Cost of Cybersecurity | Physical and Online Security Strategy | The Cyber Review

April 23, 2021
Written by Farah

How Much Does Cybersecurity Really Cost?

Cybersecurity options need to be thoroughly researched and planned out before making any decision. There are many factors that will determine the cost of cybersecurity and depends on company to company. There are many elements to consider to make a cost-effective cybersecurity strategy for your organization.

  1. Complete a risk assessment: this helps you understand what risks can lead to different things like software downtime, loss of business/customers/money, reputation damage, or data breaches.
  2. Size analysis: look at what motivations hackers may have such as money if its a financial institution and depending on how big the company is and what assets they could be after
  3. Create an operations model: outline your needs, consider if you want the unit to be in-house or third party, include training and tools.

According to CyberShark, industry leaders feel that "a healthy cybersecurity budget should make up nine to 14% of your overall IT department’s annual budget."

Ransomware's Perfect Target

The shipping and logistics industry has become the perfect target for ransomware attacks. The attacks have tripled in the past year, as cyber criminals target the global supply chain to try to make money from ransom payments.

The services from these industries were required more than before when the pandemic hit, thus they became the target for attack.

Companies need to fix vulnerabilities in remote devices, ports, improve IT and email security.

Sometimes its cyber criminals who sell the information to ransomware groups. So it's so important to update and patch software, and set up a strong cybesecurity strategy so cyber attackers can't take advantage of any open ends.

"Ransomware gangs don't hide what they're doing: they hit remote desktop protocol (RDP) and other remote desktop ports. Especially in a time when many companies set up remote desktops for remote workers, this is a critical issue," Thomas Lind, co-head of strategic intelligence at BlueVoyant, told ZDNet.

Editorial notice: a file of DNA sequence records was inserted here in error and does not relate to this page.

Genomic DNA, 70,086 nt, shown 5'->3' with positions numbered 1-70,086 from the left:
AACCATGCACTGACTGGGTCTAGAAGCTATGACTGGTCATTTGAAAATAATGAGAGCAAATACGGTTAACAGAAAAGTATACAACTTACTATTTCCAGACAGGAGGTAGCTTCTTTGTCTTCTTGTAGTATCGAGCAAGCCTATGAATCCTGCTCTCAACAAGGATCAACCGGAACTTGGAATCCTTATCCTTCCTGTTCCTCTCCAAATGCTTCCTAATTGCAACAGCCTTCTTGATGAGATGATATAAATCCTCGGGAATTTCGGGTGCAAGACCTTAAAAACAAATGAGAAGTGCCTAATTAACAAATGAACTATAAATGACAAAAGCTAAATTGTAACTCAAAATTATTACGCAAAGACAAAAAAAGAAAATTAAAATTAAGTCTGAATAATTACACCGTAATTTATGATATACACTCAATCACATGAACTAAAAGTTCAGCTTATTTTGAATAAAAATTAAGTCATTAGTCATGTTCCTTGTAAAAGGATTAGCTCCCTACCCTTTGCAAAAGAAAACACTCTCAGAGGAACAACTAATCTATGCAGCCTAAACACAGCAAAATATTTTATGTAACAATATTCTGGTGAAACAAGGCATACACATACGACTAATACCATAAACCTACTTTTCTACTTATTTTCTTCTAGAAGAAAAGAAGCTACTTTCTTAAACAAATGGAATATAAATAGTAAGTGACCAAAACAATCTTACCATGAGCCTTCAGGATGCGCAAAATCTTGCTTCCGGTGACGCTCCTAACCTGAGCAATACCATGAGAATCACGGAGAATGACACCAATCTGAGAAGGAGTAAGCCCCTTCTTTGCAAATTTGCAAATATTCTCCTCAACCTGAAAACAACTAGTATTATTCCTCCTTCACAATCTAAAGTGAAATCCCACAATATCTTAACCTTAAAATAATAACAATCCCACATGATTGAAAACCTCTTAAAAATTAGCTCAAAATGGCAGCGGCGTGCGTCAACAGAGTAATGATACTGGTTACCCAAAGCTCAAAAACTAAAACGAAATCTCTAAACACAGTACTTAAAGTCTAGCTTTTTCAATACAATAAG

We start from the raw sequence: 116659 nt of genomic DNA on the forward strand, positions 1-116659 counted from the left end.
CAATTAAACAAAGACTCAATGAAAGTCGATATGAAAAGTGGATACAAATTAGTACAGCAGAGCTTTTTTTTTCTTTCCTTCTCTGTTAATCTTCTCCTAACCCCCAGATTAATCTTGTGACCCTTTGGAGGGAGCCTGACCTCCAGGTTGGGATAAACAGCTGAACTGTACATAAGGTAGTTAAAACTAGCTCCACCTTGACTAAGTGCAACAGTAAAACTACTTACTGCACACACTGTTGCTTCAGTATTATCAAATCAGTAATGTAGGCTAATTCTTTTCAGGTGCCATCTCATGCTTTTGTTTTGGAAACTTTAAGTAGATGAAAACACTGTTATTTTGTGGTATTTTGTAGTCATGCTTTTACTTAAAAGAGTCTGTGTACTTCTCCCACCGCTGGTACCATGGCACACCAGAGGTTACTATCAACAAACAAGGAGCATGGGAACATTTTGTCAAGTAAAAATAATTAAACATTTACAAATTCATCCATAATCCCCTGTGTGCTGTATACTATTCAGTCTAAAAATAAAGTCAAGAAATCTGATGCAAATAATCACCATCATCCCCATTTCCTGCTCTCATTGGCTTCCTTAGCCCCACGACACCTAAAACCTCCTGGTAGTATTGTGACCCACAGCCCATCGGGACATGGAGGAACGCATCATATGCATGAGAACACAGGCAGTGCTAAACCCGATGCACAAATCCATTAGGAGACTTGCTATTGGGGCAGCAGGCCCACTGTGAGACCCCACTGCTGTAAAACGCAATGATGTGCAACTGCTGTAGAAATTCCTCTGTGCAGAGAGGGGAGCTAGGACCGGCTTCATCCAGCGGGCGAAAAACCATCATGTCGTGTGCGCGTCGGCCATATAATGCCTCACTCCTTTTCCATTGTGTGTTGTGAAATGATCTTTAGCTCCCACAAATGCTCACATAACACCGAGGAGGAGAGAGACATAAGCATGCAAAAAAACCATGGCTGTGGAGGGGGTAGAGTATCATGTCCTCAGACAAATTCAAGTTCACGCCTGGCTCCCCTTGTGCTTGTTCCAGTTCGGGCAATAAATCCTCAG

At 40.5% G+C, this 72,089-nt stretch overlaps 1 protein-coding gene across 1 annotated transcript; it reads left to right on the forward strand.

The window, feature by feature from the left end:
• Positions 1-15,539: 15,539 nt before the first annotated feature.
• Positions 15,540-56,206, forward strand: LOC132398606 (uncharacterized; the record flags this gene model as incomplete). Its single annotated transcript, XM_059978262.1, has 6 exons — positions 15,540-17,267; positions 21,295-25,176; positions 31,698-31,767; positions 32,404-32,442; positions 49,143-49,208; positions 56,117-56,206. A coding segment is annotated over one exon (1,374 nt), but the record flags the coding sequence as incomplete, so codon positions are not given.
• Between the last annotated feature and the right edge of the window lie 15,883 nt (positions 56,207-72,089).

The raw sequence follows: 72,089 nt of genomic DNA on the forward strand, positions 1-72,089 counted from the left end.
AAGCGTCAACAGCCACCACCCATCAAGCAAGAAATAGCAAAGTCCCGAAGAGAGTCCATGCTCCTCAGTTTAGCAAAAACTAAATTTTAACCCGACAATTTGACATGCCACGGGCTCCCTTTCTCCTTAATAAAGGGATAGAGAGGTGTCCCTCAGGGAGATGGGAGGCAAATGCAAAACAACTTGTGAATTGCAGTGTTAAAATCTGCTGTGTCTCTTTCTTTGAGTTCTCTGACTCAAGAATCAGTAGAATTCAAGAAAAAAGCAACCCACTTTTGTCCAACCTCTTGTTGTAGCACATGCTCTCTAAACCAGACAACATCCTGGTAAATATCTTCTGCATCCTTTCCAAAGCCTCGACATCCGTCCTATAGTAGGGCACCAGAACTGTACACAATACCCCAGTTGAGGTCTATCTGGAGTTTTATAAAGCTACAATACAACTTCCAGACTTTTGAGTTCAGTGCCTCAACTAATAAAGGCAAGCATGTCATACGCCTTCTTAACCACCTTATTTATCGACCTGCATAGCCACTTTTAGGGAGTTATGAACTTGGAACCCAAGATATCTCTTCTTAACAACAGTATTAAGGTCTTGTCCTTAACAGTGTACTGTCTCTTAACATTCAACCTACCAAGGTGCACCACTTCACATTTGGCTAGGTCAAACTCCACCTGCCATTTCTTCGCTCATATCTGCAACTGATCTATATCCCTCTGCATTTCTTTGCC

Why Your Cybersecurity Strategy Should Include Your Front Door

Connecting your physical security operations with your cybersecurity operations is essential especially during the pandemic where commercial buildings have been abandoned. In addition, with the ongoing protests, and riots, physical safety and security are under the spotlight.

Investing in tools that connect both can ensure you have a unified security presence across all aspects of your business. The real and "reel" or online worlds are so connected, the security strategies and tools businesses deploy need to be in sync with each other. A vulnerability in real life can create a vulnerability online, and vice versa.

"A clear example of this was carried out at the Capitol Hill riots on January 6, where an intruder was able to steal Nancy Pelosi’s laptop from her office and smuggle it out, with plans to send it to an informant for the Russian government. Essentially, this put the government at risk of a massive cybersecurity data breach (all the data and classified communications on her computer) due to a physical breach (intruder entered her office)."

Having an open-architecture security system that ties into the video-surveillance system to alert you so you can manage the physical office space from your remote location.

Having two sets of security postures. that aren’t in sync creates more work for security staff, costs more, and overall leads to inefficiencies that can be resolved by using cloud-based tools and physical access-control technology that marries both together.